Disconnection can be a show-stopper in a story too. When two elements of a story don’t work together, the thing just won’t hang right and run. Sometimes the work required is minimal, but sometimes it's as if I have to bodily shove a group of recalcitrant box cars up to where the rest of the train sits, so I can hook everything up and get it rolling again.
Other times, I might find that a portion of the train has come off the rails; that can be a mind numbing repair problem. But, if after a lot of blood, sweat and tears, I can get everything lined up again, the train will run, carrying me forward to my destination.
Occasionally, however, the problem is so large I can’t figure out how to fix it. At times like those, I let the engineer call it into the yard. And I walk away, to come back and check on progress at times. Because, while I’m away, the army of yard workers in my subconscious mind will work to get that train back on the track.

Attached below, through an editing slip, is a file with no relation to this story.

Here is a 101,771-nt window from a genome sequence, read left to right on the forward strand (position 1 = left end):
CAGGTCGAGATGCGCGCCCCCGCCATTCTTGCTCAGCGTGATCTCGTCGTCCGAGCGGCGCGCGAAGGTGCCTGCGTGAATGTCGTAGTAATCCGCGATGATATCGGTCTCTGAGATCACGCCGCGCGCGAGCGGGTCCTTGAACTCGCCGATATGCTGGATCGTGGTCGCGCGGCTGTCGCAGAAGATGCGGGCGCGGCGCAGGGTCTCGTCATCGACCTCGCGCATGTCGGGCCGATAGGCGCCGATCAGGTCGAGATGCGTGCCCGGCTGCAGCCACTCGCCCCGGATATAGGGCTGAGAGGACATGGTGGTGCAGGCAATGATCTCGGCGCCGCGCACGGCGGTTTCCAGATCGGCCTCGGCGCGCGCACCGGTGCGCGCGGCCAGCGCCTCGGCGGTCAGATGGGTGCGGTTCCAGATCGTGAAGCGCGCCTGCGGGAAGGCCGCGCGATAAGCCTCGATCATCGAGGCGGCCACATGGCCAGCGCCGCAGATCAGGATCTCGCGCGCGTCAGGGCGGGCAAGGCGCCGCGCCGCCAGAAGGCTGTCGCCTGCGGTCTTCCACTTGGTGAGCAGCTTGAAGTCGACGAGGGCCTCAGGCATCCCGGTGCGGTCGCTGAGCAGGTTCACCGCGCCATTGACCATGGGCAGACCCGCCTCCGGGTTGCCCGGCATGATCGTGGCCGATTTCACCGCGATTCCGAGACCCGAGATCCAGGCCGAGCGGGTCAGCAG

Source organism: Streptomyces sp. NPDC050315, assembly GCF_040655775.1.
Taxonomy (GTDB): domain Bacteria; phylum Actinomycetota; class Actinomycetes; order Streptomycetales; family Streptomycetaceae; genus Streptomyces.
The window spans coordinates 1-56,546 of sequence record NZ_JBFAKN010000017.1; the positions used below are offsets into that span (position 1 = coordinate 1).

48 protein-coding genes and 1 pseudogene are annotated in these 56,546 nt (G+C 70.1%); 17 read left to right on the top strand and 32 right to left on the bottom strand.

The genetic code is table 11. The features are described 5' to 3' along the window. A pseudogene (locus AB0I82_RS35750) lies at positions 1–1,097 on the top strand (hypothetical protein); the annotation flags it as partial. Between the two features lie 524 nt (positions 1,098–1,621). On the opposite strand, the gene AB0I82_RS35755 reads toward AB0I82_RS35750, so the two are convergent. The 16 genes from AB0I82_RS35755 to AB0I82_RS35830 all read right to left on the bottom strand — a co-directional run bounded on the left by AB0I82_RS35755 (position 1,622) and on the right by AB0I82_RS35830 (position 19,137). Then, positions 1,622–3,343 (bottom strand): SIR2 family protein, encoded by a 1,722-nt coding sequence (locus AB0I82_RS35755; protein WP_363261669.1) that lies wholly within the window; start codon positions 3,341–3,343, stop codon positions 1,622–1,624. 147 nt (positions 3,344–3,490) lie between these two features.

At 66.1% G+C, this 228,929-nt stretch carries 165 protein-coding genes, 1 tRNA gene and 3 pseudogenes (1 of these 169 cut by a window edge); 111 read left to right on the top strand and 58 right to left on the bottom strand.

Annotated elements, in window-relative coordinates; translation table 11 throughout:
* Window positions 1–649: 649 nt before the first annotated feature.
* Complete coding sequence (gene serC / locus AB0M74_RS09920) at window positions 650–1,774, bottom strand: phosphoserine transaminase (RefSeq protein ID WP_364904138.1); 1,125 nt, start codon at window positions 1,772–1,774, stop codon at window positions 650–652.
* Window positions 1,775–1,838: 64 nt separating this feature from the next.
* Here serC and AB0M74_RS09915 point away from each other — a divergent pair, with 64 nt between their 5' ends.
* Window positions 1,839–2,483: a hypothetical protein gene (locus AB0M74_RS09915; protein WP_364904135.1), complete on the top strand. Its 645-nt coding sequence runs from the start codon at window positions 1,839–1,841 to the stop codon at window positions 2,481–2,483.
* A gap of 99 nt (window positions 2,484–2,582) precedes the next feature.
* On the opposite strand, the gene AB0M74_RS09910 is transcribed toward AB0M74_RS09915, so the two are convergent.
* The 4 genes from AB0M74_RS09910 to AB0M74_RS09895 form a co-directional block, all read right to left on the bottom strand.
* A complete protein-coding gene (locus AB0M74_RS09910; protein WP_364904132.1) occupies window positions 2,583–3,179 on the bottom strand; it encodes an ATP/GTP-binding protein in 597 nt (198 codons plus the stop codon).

And that’s a large part of what’s been going on in my life, over the past two weeks.
I started work on a story three or four years ago (I can’t be sure). It was a great story; the train ran hot and true through valleys of stark resonance and across ridgelines of jagged rock.
But I was called away from the train too many times—often for extended periods, so I could help my parents. The engine sat there running, waiting for me to come back, but it used up all the fuel while I was gone, and I didn’t know how to get more fuel out to it, in the middle of nowhere, where it sat.
Two weeks ago, however ...